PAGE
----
When did fashion become important to you? “I found myself wanting to express myself through clothes in the first or second grade. When my parents wouldn’t buy me what I wanted — later on in life, sixth or seventh grade — I got a job busing tables so I could go shopping on the weekends.”
Did the pandemic affect the way you dress? “Early on, I embraced the loungewear, but still never let myself get too comfortable or sloppy with it. I didn’t walk around the house wearing a gown and heels, but you can be comfortable and stylish at the same time.”
Favorite designers: “Designers I carry at my store, like Copenhagen-based Stine Goya, Paloma Wool, Simon Miller, Sterling King Jewelry.”
Favorite shops: “Caruso Caruso — those are my dear friends. I love what the ladies at Tender have been doing for years. Linda Dresner was a trailblazer, and we will definitely miss her shop greatly. Supernatural Lingerie is incredible, which is important. Lost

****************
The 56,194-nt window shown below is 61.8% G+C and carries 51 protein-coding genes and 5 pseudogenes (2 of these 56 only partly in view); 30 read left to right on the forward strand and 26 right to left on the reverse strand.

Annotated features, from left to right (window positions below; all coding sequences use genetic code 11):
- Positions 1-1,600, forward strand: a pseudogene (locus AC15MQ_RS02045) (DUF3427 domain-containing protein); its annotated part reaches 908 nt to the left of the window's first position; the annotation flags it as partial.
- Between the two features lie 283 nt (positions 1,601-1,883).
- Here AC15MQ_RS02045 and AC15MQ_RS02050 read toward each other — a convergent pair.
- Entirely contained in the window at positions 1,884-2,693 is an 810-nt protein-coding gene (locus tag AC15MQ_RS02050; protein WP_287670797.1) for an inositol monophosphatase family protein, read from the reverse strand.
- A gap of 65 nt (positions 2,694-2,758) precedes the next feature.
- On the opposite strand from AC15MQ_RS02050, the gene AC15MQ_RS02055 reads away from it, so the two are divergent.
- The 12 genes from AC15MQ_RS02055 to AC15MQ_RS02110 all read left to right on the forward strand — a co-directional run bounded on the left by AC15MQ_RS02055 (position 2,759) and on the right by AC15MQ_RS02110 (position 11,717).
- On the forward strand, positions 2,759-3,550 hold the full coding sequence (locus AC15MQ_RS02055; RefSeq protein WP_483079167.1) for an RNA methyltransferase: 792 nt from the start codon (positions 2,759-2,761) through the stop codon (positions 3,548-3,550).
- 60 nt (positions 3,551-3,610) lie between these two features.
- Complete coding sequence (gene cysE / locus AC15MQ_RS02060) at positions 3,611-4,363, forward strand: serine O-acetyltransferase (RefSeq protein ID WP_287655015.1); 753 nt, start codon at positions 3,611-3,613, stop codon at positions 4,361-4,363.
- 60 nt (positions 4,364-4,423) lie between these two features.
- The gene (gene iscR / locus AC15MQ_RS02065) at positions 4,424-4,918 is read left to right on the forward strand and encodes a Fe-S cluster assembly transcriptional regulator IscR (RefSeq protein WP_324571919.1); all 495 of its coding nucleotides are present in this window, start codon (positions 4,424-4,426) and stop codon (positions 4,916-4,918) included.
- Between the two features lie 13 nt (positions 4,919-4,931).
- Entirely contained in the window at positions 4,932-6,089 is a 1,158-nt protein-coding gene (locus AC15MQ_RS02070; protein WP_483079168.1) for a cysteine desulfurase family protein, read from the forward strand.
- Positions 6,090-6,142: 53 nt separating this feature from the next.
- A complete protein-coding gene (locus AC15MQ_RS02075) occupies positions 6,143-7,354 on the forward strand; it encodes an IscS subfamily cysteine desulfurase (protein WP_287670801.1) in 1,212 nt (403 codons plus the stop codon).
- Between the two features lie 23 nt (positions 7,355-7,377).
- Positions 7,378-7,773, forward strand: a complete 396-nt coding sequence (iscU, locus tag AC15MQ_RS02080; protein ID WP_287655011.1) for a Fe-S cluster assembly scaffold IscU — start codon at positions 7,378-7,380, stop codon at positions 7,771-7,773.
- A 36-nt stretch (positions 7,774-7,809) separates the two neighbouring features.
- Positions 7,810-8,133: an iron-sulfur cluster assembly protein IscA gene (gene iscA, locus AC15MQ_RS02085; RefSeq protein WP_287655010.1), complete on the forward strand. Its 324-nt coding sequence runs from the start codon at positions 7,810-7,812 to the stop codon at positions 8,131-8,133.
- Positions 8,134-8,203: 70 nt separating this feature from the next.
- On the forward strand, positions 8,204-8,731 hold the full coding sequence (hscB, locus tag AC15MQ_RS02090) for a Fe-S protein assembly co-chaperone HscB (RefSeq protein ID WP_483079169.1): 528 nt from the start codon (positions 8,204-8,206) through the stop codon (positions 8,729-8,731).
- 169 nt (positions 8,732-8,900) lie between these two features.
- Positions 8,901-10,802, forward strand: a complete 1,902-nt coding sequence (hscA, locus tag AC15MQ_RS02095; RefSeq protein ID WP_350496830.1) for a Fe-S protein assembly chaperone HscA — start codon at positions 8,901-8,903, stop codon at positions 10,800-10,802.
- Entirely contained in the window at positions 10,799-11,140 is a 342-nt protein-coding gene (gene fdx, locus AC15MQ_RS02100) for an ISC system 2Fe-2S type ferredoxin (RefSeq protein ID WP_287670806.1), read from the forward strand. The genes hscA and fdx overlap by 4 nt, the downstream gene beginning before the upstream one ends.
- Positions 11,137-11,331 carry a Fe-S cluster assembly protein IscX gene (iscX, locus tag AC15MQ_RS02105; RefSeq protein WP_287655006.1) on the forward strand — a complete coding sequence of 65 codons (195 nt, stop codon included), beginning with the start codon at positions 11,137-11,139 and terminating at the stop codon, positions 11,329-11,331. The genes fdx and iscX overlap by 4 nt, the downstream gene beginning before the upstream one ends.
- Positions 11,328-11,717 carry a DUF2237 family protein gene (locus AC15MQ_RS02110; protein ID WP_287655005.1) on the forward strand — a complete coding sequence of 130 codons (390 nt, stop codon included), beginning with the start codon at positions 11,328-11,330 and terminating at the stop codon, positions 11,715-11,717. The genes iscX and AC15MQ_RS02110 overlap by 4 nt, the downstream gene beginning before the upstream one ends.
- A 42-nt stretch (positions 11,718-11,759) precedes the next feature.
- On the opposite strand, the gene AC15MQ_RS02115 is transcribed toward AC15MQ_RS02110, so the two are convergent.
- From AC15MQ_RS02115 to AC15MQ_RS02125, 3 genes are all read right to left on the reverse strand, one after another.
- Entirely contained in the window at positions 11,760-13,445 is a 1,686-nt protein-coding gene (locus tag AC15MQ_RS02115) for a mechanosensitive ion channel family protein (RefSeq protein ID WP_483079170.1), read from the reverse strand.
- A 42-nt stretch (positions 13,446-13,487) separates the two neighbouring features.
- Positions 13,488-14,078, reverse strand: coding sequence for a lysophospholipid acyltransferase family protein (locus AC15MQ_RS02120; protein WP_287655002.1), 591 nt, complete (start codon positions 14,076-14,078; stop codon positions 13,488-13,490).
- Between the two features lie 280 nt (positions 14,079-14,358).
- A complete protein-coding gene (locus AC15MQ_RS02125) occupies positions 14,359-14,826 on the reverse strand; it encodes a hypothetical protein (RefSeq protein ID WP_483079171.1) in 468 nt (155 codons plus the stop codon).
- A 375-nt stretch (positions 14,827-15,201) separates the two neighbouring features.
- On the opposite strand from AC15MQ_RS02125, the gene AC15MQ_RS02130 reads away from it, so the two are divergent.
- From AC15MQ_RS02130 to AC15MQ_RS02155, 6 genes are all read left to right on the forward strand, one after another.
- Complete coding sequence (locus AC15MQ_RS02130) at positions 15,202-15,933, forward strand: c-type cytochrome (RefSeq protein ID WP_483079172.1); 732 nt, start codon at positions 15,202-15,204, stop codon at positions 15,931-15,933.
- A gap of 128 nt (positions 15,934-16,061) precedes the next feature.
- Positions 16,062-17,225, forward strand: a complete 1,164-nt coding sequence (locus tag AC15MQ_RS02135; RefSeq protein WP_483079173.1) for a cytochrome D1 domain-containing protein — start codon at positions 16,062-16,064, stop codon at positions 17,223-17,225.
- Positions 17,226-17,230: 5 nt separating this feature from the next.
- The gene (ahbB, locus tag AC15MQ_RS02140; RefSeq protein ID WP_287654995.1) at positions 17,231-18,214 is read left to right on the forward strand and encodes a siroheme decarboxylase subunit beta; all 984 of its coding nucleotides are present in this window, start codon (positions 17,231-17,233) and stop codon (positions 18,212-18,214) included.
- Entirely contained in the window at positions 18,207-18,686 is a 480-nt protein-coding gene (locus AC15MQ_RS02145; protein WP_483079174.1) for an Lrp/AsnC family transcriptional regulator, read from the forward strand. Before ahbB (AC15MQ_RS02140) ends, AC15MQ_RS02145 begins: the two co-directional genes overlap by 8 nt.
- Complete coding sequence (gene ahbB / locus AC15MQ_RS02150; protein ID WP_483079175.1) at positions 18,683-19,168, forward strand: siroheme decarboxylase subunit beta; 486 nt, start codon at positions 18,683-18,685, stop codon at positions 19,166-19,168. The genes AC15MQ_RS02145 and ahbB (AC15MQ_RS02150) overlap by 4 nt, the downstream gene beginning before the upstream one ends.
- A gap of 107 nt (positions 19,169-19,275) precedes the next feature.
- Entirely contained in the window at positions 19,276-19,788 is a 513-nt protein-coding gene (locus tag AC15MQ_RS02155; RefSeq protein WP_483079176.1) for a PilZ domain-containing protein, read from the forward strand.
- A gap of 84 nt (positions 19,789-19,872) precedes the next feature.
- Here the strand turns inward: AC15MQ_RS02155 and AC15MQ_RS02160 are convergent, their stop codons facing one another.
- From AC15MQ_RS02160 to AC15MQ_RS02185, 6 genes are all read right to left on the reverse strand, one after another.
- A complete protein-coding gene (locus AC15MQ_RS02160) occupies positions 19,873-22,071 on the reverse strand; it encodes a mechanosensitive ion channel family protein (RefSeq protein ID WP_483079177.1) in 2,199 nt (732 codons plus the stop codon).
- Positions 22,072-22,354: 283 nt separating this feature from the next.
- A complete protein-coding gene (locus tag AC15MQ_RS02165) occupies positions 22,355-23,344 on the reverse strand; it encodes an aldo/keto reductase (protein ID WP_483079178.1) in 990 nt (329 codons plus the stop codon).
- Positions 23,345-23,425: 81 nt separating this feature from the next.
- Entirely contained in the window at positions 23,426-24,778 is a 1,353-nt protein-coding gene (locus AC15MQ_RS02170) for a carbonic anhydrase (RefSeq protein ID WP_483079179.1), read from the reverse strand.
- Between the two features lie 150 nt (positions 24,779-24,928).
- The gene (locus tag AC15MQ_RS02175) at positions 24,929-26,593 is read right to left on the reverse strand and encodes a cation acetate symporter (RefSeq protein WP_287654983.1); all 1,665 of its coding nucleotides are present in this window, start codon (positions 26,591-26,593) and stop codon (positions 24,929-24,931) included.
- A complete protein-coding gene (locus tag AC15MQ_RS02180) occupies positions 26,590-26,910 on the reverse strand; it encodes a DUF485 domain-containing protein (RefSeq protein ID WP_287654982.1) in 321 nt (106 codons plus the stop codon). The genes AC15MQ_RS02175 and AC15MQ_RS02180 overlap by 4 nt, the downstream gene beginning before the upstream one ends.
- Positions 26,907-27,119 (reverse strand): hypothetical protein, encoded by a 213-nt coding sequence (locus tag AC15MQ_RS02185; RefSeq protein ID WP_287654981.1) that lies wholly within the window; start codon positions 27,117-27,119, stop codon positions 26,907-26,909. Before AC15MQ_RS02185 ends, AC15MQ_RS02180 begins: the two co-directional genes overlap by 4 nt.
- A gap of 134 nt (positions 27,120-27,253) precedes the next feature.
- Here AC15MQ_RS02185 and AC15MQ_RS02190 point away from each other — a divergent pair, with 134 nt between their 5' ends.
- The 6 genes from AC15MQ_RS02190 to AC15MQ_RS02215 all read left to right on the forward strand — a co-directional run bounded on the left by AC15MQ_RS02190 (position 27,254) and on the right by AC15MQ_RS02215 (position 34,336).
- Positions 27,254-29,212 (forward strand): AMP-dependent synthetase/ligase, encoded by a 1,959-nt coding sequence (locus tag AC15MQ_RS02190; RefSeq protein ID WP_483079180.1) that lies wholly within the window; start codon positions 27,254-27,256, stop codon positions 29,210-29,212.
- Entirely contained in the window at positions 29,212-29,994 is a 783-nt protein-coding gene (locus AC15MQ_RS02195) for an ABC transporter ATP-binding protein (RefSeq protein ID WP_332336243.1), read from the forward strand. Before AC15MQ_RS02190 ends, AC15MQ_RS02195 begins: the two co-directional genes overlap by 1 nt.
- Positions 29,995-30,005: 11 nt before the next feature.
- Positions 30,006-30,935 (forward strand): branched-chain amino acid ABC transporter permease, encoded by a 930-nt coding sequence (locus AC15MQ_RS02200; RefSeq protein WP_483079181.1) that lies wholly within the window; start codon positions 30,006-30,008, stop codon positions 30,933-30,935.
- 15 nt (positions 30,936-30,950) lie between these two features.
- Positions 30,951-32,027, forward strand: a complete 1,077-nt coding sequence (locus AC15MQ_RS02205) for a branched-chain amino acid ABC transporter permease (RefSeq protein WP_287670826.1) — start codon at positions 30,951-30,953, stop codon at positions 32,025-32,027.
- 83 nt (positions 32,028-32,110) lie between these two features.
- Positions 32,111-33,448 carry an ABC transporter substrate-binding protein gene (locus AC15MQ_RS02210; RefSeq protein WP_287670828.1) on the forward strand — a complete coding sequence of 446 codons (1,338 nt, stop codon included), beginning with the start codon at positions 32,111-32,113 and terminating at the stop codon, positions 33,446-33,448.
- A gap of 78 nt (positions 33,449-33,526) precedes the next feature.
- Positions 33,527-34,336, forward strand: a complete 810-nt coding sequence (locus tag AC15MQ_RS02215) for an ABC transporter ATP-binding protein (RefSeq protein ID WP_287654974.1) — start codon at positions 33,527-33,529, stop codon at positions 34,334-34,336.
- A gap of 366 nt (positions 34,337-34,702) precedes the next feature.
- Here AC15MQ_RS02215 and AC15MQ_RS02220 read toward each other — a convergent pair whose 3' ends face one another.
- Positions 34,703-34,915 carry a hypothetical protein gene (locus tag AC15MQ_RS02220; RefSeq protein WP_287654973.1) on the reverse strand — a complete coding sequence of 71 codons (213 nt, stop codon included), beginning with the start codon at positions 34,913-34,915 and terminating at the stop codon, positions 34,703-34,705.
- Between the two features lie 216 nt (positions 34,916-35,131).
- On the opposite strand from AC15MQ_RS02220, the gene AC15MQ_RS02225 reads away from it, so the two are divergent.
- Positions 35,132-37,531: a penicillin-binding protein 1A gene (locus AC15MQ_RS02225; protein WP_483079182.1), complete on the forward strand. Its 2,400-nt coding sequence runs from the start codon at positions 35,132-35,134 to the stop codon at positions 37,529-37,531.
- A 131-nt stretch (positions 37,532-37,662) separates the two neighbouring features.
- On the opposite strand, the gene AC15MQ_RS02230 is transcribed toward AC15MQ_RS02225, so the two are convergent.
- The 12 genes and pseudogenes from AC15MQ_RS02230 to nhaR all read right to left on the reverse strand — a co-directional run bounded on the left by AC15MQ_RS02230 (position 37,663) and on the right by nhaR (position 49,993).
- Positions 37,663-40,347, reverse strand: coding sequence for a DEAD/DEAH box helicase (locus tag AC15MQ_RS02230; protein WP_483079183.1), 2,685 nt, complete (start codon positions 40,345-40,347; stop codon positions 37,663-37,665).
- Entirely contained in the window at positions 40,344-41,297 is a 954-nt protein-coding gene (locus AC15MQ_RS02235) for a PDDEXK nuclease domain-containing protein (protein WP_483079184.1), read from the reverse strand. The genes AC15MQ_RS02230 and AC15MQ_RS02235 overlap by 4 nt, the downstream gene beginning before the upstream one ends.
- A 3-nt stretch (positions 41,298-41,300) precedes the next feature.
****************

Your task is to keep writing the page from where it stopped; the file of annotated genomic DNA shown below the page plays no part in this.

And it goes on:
and Found Vintage is also one of my tops. Dr. Joe at Optik in Birmingham, and Zana at Spectacles. We’ve got to give it to her. She’s been doing her thing forever, holding true to
Fashion hero: “For an all-encompassing style icon, not for just what she wears, but Erykah Badu. She’s so interesting and unique and true to herself.”
Fashion advice: “Always stay true to yourself, but always be open to new things. Don’t stay stuck. And shop locally.”
Image and brand consultant at Yan International Consulting in Birmingham
Fashion style: “My image is eclectic. A mix of styles and price points. You’ll find me in edgy Lululemon leggings paired with spiky Louis Vuitton heels. Shoes are very important with a blazer — and some cool statement jewelry.”